The early stages of the 1990s turmoil in Asian financial markets were described as ‘a few little glitches in the road’.2 Now it is recognized as one of a series of major financial crises to have hit the world economy in the past decade. The main features were:
● private capital markets withdrew their support from countries that for several years had been recipients of large capital inflows;
● the defensive package of foreign exchange market intervention, sharp rises in interest rates and selective controls proved inadequate to avert devaluation of some formerly fixed exchange rates;
● large unhedged foreign exchange positions and weak banking and financial systems contributed to vulnerability and sharply constrained the authorities’ room for manoeuvre;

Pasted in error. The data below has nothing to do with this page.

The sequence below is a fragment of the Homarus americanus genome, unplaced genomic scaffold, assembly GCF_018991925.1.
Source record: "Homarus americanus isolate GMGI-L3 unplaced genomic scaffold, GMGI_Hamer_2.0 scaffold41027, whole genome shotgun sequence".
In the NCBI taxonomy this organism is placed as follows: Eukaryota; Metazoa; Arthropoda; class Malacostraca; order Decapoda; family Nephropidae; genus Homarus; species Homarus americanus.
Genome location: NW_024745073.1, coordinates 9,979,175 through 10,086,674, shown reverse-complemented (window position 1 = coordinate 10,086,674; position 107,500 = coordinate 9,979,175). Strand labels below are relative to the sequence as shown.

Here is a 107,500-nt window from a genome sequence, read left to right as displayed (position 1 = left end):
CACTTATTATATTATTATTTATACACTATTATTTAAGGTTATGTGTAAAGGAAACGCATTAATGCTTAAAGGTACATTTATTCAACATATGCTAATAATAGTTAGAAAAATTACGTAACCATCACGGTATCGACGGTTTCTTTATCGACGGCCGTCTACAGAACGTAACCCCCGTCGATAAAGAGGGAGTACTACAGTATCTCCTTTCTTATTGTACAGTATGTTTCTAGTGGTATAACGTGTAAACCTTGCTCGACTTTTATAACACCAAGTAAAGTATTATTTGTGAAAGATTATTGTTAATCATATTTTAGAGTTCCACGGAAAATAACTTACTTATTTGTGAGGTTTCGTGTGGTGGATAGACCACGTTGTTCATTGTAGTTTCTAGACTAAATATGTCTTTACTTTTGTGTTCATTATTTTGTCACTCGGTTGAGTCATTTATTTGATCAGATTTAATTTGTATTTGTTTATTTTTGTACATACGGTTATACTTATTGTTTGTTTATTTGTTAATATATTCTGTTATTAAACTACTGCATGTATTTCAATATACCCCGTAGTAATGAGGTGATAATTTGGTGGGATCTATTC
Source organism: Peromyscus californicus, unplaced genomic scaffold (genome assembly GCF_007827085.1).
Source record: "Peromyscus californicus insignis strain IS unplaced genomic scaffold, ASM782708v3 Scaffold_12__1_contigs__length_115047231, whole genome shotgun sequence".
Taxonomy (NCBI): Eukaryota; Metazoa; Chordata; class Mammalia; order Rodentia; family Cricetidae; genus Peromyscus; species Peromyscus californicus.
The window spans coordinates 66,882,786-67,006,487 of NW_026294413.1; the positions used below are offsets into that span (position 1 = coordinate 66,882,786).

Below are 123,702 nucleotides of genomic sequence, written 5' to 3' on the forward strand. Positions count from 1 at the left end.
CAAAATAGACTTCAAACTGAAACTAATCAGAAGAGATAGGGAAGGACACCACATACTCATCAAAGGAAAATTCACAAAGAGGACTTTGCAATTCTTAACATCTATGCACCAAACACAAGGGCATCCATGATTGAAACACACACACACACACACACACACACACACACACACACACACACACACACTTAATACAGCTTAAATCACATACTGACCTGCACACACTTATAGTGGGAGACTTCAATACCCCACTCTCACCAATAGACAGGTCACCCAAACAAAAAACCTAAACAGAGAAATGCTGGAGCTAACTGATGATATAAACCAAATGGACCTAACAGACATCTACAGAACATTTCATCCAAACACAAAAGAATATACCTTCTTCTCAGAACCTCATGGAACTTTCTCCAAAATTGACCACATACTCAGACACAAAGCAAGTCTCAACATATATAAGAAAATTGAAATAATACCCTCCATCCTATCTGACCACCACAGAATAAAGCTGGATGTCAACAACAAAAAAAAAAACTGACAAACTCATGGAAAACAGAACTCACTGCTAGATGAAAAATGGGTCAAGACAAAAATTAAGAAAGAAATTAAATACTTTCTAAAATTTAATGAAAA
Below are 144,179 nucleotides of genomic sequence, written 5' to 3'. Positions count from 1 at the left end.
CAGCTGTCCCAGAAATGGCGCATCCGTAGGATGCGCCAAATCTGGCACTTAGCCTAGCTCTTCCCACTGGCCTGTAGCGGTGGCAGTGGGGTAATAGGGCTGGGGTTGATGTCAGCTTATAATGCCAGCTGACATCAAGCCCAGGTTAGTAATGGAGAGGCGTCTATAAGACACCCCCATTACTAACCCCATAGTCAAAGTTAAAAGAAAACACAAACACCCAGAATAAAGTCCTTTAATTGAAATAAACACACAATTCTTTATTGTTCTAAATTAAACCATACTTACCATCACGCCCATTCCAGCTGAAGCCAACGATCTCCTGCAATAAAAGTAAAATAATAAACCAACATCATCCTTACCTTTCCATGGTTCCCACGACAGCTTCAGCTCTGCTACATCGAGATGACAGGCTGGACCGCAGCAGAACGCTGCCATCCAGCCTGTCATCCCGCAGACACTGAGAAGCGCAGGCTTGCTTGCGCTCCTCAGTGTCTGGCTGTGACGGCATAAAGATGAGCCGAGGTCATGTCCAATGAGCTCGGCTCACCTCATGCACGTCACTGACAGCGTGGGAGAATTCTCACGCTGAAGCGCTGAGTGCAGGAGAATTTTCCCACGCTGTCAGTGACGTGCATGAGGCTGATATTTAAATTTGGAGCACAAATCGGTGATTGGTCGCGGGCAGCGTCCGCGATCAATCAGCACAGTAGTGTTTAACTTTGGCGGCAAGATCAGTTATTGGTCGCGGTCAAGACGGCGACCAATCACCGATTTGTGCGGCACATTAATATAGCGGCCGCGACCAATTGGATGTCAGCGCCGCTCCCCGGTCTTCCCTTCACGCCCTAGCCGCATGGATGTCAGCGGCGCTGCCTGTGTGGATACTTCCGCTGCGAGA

● the trauma quickly spread out from its original locus to affect exchange rates and other asset prices in the region (and for a short while, in major industrial countries as well);
● large, multilateral official rescue packages had to be mobilized; and ● the events generated calls (both within the region and beyond) for stronger
preventative arrangements to reduce the likelihood and severity of future outbreaks.